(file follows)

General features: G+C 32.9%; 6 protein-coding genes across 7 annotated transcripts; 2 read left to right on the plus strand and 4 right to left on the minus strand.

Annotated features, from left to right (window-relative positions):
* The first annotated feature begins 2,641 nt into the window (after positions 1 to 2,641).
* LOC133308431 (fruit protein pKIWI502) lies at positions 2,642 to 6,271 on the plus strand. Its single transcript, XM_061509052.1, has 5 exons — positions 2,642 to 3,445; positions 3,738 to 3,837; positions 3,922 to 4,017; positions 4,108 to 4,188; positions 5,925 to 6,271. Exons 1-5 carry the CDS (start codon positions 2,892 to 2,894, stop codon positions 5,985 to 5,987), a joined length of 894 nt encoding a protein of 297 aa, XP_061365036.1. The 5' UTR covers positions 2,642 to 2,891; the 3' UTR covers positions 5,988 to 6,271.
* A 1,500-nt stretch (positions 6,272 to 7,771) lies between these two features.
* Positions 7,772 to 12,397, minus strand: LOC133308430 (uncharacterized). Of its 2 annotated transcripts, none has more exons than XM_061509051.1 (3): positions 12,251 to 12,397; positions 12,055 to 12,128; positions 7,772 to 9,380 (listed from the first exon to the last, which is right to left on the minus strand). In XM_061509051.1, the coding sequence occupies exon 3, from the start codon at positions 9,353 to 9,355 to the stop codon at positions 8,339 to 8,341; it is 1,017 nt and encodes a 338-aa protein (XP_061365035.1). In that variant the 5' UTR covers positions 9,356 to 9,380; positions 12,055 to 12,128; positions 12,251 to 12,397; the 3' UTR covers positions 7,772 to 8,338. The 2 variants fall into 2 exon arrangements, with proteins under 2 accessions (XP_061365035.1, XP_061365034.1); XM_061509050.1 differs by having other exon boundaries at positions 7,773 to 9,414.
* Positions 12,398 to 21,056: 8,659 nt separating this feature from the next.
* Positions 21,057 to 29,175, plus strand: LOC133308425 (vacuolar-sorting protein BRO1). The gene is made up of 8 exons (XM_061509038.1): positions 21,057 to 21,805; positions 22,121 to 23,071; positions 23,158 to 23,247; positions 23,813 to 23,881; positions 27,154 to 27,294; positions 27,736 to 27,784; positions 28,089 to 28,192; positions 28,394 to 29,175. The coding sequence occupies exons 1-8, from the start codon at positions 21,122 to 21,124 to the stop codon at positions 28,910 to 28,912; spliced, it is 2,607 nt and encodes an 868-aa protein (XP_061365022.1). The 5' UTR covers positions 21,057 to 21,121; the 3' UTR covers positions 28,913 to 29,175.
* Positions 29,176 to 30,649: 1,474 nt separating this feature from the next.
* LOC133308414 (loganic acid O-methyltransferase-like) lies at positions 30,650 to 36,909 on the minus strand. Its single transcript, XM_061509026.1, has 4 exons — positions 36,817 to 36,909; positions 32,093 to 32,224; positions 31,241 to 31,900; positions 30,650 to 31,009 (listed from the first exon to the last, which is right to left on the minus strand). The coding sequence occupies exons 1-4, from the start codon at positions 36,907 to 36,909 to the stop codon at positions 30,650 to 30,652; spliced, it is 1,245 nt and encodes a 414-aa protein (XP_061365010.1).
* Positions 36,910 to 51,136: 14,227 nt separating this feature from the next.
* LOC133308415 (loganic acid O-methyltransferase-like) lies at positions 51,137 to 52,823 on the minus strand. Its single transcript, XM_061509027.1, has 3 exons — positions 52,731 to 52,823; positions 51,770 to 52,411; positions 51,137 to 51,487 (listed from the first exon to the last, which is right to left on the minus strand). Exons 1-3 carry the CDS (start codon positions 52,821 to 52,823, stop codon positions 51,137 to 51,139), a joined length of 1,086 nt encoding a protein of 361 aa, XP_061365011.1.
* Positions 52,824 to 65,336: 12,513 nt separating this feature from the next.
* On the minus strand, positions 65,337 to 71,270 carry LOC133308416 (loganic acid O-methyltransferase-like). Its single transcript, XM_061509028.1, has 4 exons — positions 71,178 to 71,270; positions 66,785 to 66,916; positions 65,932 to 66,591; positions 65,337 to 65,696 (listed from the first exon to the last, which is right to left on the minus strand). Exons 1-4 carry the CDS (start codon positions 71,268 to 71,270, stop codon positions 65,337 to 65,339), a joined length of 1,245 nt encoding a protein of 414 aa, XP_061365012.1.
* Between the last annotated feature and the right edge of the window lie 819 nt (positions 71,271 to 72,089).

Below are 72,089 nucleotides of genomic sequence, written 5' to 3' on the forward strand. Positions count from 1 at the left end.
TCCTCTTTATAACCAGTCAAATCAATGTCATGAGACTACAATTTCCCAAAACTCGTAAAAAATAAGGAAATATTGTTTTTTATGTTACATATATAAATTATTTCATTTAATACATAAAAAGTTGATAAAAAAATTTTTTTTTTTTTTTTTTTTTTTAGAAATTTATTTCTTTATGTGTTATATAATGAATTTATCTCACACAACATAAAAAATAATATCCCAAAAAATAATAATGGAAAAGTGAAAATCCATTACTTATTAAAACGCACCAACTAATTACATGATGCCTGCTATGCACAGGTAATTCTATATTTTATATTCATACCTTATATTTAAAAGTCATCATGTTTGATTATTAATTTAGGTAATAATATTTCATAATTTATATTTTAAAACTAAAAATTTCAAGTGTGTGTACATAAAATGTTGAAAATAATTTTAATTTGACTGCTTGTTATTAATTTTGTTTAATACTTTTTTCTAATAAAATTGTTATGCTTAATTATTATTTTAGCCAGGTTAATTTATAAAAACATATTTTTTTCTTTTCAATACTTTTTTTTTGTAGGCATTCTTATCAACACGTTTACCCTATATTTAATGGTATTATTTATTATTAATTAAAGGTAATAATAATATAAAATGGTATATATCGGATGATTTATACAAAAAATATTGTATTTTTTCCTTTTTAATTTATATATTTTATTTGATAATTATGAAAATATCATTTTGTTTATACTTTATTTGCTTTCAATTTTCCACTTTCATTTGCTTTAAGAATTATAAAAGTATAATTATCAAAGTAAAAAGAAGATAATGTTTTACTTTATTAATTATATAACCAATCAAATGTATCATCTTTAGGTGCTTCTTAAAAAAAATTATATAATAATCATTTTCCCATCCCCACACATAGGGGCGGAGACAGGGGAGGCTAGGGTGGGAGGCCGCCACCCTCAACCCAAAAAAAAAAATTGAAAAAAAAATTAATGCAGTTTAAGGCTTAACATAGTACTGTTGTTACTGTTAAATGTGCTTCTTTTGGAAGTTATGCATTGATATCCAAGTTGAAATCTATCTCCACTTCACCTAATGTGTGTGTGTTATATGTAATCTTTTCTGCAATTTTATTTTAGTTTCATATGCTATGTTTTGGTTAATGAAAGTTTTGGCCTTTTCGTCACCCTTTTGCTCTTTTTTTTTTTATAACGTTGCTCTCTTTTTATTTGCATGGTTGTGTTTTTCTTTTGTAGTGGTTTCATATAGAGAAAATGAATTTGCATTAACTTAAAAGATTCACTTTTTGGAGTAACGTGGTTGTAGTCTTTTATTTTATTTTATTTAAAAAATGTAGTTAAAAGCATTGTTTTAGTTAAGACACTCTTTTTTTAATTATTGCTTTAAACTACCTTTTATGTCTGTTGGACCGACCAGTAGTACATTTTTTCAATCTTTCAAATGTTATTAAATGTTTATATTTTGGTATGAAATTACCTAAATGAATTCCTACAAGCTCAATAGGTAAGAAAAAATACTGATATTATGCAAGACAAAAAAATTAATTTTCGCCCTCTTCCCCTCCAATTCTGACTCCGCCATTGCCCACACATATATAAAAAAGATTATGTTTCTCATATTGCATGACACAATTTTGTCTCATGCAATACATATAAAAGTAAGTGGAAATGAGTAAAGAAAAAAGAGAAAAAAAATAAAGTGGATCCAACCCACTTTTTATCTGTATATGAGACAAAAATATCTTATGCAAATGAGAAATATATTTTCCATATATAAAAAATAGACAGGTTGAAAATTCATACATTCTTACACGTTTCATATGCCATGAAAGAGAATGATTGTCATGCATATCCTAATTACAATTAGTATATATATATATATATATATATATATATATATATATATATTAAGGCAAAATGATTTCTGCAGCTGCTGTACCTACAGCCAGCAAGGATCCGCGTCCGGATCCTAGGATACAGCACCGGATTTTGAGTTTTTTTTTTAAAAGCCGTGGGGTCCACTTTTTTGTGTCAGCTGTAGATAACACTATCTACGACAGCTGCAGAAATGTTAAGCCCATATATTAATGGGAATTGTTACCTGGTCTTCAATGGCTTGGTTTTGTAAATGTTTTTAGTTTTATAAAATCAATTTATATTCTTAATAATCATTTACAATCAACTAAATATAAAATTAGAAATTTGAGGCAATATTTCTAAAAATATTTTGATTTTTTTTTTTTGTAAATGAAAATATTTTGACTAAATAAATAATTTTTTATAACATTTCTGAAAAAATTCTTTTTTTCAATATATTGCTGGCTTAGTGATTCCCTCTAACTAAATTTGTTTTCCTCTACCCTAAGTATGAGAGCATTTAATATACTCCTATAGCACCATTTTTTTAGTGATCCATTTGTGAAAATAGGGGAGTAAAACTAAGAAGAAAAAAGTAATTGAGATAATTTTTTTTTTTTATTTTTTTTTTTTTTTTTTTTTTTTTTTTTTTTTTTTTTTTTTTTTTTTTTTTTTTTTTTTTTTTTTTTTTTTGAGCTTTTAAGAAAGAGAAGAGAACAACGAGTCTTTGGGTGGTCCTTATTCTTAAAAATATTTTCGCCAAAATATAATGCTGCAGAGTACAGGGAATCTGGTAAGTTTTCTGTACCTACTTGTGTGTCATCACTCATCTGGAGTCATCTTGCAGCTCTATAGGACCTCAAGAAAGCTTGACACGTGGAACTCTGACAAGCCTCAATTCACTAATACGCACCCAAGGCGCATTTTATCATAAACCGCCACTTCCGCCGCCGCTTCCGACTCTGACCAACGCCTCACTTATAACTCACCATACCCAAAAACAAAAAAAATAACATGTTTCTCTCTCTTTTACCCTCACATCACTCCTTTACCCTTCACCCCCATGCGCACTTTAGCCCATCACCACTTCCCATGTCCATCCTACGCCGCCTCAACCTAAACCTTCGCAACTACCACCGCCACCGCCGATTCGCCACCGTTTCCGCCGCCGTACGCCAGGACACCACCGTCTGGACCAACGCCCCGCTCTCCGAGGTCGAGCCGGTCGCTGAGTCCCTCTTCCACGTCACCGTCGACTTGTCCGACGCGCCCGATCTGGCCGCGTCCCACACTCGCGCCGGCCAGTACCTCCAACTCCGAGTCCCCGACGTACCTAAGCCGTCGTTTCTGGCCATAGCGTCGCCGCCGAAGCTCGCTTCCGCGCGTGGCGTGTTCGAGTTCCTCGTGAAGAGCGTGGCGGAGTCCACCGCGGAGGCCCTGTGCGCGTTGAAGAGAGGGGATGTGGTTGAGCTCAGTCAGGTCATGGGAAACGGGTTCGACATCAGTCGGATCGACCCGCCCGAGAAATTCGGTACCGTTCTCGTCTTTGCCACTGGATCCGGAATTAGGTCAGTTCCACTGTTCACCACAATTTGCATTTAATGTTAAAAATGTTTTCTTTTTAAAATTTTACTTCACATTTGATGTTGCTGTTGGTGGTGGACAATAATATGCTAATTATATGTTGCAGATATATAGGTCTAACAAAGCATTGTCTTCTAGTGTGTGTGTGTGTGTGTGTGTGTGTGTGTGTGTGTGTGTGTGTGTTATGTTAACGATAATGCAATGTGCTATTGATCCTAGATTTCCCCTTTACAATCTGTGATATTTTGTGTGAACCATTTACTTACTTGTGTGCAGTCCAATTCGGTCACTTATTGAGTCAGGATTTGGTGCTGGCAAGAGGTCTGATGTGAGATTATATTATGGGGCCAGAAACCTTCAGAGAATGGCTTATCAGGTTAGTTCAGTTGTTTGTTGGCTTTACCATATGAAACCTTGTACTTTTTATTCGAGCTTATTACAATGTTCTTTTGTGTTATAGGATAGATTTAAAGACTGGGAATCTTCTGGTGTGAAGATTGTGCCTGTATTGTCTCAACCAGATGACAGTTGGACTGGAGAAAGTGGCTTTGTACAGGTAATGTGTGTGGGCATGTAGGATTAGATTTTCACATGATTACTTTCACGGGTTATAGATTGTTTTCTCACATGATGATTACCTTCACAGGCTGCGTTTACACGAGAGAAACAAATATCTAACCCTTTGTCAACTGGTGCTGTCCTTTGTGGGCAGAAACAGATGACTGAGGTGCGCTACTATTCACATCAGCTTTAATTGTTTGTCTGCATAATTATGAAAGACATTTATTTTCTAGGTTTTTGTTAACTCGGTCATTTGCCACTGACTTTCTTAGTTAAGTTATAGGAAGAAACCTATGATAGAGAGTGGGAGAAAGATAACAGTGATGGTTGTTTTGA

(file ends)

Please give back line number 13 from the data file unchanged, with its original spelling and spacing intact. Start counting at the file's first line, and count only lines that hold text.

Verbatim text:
* Positions 52,824 to 65,336: 12,513 nt separating this feature from the next.